Last Planner System

Lean Construction: 3 Keys to Unlocking Lean in the Field

Those of us who follow Lean construction methods understand the value behind a full project team working in sync. When one contractor isn’t in sync, it can cause the whole process to stall.

On the jobsite, your schedule is dependent on that non-Lean contractor. That can impact the bottom line for both companies, so any improvement to one is an improvement to all; however, you can’t force other contractors to follow Lean. Your best bet is to show them all the benefits through your own processes, easy-to-understand planning tools and how leading by example also piques their interest in becoming Leaner.

Keys to Successful Lean Construction

If your team isn’t fully committed to Lean principles, it’s going to be difficult to convince others to join in. For me, there are three keys to keeping your team in line with Lean principles:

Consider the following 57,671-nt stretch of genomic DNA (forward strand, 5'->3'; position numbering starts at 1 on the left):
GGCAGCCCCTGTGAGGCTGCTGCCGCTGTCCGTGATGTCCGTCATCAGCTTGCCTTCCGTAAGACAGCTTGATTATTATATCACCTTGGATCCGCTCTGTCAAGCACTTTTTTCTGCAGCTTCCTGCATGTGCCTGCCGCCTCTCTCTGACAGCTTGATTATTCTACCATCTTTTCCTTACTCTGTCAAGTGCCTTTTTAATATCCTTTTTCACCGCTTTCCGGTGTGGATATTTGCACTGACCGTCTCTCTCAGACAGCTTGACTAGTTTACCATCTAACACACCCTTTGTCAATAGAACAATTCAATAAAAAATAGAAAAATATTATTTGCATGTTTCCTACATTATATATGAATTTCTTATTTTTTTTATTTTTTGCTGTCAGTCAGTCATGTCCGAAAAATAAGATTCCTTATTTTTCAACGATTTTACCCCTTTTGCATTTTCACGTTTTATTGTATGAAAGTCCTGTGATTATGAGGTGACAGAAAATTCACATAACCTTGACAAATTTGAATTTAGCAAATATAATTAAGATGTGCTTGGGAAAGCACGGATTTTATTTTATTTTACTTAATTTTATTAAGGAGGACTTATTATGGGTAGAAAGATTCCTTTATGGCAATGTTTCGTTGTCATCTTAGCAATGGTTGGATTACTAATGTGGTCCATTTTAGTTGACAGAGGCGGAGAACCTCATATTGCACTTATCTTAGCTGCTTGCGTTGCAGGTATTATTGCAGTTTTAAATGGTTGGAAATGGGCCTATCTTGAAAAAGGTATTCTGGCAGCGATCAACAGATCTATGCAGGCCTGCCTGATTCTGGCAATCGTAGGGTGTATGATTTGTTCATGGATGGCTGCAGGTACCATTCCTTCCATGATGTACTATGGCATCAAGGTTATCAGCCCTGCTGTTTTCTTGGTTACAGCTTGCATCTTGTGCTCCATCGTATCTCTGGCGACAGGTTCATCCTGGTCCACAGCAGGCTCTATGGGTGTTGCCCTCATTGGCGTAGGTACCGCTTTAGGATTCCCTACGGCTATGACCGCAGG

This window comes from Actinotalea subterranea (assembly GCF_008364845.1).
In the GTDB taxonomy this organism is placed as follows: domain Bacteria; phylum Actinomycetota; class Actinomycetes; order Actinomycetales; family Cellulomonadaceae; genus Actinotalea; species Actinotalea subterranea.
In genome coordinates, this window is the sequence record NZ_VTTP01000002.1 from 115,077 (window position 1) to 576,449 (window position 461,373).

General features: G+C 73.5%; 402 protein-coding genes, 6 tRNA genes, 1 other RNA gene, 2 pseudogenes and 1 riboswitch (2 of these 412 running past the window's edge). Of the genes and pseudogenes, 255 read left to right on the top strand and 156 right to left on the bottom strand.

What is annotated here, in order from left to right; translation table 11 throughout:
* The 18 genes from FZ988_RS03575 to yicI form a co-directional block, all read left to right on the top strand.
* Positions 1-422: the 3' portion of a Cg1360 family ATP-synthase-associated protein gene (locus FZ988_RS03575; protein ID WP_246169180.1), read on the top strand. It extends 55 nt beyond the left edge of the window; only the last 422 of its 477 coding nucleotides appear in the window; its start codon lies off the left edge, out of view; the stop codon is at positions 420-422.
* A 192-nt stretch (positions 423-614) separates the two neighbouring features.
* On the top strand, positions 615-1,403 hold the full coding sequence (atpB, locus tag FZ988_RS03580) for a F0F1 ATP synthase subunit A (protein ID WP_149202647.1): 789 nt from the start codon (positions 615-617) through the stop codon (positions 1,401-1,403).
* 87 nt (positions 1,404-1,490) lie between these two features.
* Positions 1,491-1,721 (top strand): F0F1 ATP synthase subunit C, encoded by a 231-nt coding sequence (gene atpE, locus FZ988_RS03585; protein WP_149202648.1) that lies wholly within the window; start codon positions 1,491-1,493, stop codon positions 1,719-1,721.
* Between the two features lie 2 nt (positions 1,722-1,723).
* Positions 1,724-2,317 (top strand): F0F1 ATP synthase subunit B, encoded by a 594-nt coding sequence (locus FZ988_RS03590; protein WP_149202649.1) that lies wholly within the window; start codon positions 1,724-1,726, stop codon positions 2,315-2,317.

• Initiative: The great thing about Lean planning is it forces you to think deeper about the project. What are the stumbling points? Where is the delay? What can we do differently? Once these challenges are discovered, every super has a choice: address them or kick them down the line. Don’t kick them. Find a solution, especially if you don’t know the answer, and look for opportunities to improve. You will become highly visible, which will signal to your team your commitment to a Lean process.
  • Follow-through: You’ve seen it with trends, diets and new employees: enthusiasm wears off after a few weeks. Make sure that doesn’t happen. Stay stern on policies and don’t be afraid to correct people if they miss a deadline. Reward people for initiative. You’ll need someone to keep you accountable as well, so make sure you have someone willing to speak up and provide feedback. Along this same line of thought, be prepared for meetings. Nothing says irony more than being inefficient at a meeting designed to maximize efficiency.